Today marks the 25th anniversary of the Day of Silence—a national, historically student-led day of action to call attention to the silencing and harassment of LGBTQ students.
The first Day of Silence was organized in 1996 by then-student Maria Pulzetti and her classmates at the University of Virginia, for a class project on non-violent protests. That April, over 150 LGBTQ students and allies stood quietly together to call attention to the silencing and harassment of LGBTQ students. The movement went national the next year. Over a hundred other universities across the country participated, gathering huge press attention for their deliberate silence. GLSEN (formerly the Gay, Lesbian, & Straight Education Network), the national educational organization that works to end discrimination, harassment, and bullying and advocates for full LGBTQ inclusion in schools, officially sponsored it in 2001.
Today, over two decades later, over ten thousand students and educators make the pledge to participate in the Day of Silence. These participants are both members of the LGBTQ community and their allies. They are students at elementary schools, middle schools, and universities. They come from all fifty states; some even participate from communities outside the U.S., internationally. When prompted, many Day of Silence participants choose to hand out cards or hold signs with the following statement:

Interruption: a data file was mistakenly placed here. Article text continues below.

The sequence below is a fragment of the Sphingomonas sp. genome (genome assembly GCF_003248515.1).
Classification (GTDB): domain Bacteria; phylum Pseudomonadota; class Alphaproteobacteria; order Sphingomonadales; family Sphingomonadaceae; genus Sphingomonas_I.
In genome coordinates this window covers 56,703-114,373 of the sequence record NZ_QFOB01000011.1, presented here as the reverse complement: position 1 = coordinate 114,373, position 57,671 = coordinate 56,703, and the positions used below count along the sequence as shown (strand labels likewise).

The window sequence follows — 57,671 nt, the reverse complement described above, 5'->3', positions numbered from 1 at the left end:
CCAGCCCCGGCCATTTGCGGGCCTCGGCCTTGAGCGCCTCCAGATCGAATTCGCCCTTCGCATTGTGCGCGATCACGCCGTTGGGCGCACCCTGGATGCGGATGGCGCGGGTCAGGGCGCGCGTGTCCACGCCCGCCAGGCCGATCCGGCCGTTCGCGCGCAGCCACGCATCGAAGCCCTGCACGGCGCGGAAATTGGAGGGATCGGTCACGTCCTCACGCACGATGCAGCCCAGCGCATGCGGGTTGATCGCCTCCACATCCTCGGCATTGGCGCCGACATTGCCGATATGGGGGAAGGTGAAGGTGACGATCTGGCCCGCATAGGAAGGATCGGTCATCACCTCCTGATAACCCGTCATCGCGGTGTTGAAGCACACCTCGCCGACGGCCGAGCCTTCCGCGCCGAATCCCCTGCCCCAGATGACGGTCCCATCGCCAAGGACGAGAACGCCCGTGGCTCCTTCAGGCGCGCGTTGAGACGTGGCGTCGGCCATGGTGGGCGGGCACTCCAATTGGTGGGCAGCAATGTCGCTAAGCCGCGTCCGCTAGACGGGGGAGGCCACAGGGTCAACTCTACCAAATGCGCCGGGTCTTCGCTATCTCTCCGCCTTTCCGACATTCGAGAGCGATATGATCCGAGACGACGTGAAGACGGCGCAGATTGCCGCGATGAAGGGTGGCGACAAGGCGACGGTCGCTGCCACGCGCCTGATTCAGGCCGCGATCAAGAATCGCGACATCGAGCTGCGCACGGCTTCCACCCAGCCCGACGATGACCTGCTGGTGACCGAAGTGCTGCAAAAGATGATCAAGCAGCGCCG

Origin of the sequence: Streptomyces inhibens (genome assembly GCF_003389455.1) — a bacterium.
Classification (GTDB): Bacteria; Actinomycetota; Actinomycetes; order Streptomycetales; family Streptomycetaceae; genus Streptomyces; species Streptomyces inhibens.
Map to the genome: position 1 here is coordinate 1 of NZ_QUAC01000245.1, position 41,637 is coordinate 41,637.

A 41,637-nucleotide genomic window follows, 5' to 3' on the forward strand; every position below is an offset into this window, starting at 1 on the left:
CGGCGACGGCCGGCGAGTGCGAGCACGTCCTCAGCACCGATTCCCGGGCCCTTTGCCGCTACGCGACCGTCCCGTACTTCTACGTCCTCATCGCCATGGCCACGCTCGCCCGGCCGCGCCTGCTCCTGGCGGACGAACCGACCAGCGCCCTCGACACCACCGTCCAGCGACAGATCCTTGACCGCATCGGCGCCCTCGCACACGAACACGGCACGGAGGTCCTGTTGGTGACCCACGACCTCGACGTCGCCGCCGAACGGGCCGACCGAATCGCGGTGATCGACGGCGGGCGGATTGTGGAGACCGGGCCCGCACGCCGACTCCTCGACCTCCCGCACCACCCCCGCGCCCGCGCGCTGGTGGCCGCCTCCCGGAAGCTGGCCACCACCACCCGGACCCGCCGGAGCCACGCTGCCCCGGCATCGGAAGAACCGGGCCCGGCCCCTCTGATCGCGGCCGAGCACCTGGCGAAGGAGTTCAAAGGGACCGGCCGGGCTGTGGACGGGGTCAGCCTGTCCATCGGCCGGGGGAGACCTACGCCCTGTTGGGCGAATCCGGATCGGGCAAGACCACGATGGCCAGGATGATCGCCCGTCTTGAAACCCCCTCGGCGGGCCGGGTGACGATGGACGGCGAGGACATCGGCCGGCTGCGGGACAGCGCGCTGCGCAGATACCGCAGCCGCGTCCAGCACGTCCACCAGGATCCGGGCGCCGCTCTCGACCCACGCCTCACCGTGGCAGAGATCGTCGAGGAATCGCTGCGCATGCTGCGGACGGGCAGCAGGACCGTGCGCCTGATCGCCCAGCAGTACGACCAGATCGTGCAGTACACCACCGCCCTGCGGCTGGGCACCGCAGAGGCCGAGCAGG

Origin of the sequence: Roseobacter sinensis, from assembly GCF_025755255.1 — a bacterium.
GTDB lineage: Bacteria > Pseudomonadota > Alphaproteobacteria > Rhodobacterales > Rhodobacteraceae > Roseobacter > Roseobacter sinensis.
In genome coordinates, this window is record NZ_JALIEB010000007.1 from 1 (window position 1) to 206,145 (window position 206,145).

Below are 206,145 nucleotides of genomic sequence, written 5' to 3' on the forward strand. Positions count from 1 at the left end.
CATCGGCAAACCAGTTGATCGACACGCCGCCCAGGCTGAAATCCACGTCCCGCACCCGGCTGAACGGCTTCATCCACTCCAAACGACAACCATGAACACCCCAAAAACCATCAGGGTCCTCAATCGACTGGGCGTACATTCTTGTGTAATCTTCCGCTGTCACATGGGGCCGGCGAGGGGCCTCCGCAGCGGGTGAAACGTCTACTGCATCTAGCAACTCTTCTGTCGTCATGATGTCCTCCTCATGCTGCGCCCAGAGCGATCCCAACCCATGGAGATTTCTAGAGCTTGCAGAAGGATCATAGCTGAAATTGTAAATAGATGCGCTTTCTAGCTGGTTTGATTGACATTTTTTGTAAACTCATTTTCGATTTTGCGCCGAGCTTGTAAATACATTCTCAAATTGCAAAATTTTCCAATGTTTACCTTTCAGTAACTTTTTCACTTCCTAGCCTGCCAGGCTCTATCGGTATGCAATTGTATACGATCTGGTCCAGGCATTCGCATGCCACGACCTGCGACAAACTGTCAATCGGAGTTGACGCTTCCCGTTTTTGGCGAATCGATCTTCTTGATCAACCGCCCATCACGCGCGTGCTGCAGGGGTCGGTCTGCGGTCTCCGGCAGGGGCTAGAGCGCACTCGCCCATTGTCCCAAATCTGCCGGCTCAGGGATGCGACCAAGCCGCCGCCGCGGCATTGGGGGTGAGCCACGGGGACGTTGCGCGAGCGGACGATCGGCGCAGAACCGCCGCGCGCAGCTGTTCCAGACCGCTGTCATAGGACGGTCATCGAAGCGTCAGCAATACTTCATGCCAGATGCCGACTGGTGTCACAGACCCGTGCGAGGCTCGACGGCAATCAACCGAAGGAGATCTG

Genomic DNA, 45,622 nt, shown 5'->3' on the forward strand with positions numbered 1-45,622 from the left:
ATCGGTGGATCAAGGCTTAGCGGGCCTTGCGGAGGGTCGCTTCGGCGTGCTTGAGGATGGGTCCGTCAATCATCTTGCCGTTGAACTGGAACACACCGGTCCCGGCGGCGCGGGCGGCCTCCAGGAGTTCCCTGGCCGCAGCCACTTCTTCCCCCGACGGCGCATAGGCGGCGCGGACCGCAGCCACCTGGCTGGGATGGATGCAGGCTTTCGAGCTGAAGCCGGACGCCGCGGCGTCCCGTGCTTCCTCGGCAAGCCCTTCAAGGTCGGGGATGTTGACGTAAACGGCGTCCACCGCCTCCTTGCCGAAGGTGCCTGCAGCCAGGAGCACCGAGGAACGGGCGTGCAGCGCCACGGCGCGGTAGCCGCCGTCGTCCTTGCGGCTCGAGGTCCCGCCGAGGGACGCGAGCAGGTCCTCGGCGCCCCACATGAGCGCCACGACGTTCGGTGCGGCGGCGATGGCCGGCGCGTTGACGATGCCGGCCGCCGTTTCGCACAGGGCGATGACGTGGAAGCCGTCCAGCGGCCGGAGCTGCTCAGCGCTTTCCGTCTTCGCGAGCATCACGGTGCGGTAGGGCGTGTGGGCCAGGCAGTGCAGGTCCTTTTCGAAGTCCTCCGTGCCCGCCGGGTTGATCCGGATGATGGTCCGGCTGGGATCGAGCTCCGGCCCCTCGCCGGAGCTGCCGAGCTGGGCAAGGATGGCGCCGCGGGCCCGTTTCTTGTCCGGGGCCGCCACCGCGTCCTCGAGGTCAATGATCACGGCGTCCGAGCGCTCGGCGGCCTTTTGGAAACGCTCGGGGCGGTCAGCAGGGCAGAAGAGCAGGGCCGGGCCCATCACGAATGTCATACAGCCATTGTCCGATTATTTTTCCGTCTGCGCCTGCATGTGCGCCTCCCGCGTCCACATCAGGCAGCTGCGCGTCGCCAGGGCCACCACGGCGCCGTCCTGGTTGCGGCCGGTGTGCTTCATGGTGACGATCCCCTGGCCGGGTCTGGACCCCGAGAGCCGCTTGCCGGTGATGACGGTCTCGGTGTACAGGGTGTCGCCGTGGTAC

“Please understand my reasons for not speaking today. I am participating in the Day of Silence, a national youth movement protesting the silence faced by lesbian, gay, bisexual and transgender people and their allies in schools. My deliberate silence echoes that silence, which is caused by harassment, discrimination, and prejudice. I believe that ending the silence is the first step towards fighting these injustices. Think about the voices you are not hearing today. What are you doing to end the silence?”
Members of the GSA at North Idaho College stand at the entrance of their Student Union Building with red tape on their mouths and signs explaining their silence, 2015.
Their day-long vow of silence is broken by rallies and events designed for students to reclaim their voices, share their experiences, and draw attention to ways schools and educational communities can become more inclusive for their LGBTQ students.
Due to the COVID-19 outbreak, this year’s Day of Silence will be hosted virtually. Educators are encouraged to pause their teaching for community silence and solidarity for three minutes at 3PM EST/2PM CST/1PM PST/11AM HST. Later on, events for breaking the silence will range from virtual rallies, zine making parties, and online open mics to virtual teach-in events on topics like pronouns, LGBTQ history, and LGBTQ-inclusive curriculum. To find out what’s happening in your region, check out your local Gay Straight Alliance (GSA) groups and LGBTQ networks. GLSEN is hosting its National Online Breaking the Silence rally at 5:30PM EST.